Labour & Employment law

  • B.C. and Alberta take starkly different approach to labour reforms

    B.C. and Alberta take starkly different approach to labour reforms

    May 29, 2019

    In Western Canada, labour and employment law is evolving along two distinct paths, with governments in British Columbia and Alberta both in the process of passing labour law reforms.

  • McInnes Cooper launches set-fee training program

    McInnes Cooper launches set-fee training program

    May 8, 2019

    After years of debating, discussing and deliberating the possibility of offering training programs for clients and prospective clients, McInnes Cooper has launched MC Legal Lab.

  • Cleaner was employee and not independent contractor under Quebec statute, SCC rules

    Cleaner was employee and not independent contractor under Quebec statute, SCC rules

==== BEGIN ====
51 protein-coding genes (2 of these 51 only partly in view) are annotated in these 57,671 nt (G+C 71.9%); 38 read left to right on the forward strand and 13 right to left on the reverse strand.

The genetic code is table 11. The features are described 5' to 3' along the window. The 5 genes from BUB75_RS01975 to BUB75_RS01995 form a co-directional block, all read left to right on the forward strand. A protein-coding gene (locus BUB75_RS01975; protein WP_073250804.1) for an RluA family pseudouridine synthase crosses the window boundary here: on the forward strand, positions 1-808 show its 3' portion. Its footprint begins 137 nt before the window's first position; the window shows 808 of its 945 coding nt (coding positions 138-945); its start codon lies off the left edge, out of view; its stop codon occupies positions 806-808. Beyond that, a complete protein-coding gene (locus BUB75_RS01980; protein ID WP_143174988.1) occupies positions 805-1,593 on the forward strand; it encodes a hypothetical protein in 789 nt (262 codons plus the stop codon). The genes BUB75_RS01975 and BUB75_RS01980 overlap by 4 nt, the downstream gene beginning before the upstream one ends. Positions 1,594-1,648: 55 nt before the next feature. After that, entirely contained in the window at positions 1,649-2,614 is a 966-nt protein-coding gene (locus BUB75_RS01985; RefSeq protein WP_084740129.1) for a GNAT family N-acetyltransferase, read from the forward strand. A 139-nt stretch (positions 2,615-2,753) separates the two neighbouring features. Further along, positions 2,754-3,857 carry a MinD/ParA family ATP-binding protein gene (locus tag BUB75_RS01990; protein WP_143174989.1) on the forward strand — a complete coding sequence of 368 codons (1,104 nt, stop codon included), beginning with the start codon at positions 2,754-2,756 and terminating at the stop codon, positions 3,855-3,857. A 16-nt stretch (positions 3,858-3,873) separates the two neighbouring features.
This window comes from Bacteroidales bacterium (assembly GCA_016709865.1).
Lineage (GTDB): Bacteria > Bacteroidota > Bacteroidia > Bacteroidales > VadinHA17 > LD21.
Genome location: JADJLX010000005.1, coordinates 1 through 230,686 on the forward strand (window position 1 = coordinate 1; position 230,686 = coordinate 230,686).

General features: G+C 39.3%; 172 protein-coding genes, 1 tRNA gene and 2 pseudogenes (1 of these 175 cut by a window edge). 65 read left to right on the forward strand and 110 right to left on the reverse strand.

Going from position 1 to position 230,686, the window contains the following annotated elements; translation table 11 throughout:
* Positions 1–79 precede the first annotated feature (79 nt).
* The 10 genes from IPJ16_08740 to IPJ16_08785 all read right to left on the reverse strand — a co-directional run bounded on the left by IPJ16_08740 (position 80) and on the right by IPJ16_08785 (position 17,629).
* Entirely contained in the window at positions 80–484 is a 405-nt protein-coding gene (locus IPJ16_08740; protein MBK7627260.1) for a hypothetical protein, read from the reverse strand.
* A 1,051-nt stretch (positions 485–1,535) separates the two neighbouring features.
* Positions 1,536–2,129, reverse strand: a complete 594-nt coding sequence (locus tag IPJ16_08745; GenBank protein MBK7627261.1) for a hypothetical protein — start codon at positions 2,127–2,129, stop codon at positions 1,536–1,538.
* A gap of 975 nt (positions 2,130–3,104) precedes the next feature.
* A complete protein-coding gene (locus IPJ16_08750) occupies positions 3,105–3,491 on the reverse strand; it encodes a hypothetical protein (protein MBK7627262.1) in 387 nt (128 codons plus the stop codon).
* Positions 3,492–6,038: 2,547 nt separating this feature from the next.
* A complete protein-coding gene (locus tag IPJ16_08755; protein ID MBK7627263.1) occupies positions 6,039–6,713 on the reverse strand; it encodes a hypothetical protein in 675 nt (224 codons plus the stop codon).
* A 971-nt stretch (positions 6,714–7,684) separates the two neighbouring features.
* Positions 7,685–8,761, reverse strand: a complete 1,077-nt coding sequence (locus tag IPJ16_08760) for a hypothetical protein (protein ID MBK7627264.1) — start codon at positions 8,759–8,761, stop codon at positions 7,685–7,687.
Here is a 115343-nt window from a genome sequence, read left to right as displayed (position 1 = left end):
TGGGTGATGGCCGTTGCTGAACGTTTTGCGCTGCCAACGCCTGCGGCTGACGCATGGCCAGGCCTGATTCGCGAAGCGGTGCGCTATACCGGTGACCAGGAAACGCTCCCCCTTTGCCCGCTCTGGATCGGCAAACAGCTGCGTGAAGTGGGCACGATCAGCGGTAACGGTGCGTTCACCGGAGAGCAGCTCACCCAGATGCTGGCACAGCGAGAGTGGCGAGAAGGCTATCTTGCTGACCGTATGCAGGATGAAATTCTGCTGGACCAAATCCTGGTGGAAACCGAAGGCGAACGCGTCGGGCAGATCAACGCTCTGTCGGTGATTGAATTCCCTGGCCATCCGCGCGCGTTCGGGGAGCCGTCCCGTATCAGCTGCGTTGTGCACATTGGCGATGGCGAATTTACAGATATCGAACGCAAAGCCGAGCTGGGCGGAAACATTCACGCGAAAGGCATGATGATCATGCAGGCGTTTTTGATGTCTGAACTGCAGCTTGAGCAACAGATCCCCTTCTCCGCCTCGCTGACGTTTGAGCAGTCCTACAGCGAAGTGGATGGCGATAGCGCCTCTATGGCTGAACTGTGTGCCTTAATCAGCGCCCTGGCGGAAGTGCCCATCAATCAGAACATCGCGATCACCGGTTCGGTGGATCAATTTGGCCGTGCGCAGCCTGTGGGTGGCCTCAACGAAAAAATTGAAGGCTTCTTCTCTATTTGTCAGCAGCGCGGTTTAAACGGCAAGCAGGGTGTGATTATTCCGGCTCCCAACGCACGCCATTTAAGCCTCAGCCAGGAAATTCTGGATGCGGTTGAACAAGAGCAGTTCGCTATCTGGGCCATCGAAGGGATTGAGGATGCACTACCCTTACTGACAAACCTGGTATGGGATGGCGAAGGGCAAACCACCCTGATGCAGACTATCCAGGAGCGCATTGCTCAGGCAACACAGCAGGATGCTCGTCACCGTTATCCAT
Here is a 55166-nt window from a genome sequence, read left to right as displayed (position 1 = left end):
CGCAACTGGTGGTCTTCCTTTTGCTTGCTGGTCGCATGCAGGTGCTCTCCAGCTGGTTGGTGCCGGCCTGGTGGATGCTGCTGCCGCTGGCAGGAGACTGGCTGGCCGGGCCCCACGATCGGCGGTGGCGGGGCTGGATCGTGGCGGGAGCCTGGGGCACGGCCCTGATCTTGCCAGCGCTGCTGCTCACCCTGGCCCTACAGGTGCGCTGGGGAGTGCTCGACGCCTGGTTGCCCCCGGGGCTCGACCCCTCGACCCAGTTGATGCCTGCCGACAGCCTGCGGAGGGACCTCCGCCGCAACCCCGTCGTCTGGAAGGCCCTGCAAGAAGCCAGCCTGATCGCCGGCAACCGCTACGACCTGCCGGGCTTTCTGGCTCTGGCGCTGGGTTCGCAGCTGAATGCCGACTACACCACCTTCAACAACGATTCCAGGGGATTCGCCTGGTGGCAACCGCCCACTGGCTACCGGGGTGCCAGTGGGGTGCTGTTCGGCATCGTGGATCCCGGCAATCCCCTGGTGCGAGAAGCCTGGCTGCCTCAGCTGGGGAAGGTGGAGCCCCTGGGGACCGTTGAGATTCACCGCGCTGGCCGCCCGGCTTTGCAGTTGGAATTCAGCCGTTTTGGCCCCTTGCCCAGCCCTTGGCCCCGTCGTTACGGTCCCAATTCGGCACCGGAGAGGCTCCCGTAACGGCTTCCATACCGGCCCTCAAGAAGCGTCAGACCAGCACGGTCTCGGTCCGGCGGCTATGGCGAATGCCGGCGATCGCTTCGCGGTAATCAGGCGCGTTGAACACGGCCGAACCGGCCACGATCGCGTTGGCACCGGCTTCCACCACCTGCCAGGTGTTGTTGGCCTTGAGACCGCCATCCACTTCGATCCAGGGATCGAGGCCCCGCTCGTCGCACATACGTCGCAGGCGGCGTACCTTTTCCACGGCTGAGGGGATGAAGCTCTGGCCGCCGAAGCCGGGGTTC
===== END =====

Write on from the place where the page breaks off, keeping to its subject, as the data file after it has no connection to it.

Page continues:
May 3, 2019

    A cleaner who had a franchise agreement with a cleaning company was an employee and not an independent contractor pursuant to Quebec’s Act Respecting Collective Agreement Decrees, the Supreme Court of Canada ruled today in a 6-3 decision.

  • Change breeds opportunity: Top 10 Ontario Regional Firms

    Change breeds opportunity: Top 10 Ontario Regional Firms

    Mar 4, 2019

    Despite a rollercoaster stock market, tariffs and trade renegotiations and a new provincial government, Ontario’s top regional firms have had a prosperous year and expect more of the same for 2019.

  • In-house lawyers look to tidy up IP, employment issues

    In-house lawyers look to tidy up IP, employment issues

    Feb 4, 2019

    The new year is always a good time to take stock and do some tidying up. In speaking to some in-house counsel it seems they all might benefit from the legal department equivalent of applying Japanese consultant Marie Kondo’s philosophy around decluttering when it comes to IP issues and labour and employment law challenges — take inventory and find order around the various patents and trademarks and employment law legislative challenges that linger in the corners.

  • Contracting in the gig economy

    Contracting in the gig economy

    Nov 26, 2018

    Once upon a time — in our own land, not far away — a person went to work for a company or set up their own practice, and they stayed for 30, 40, even 50 years.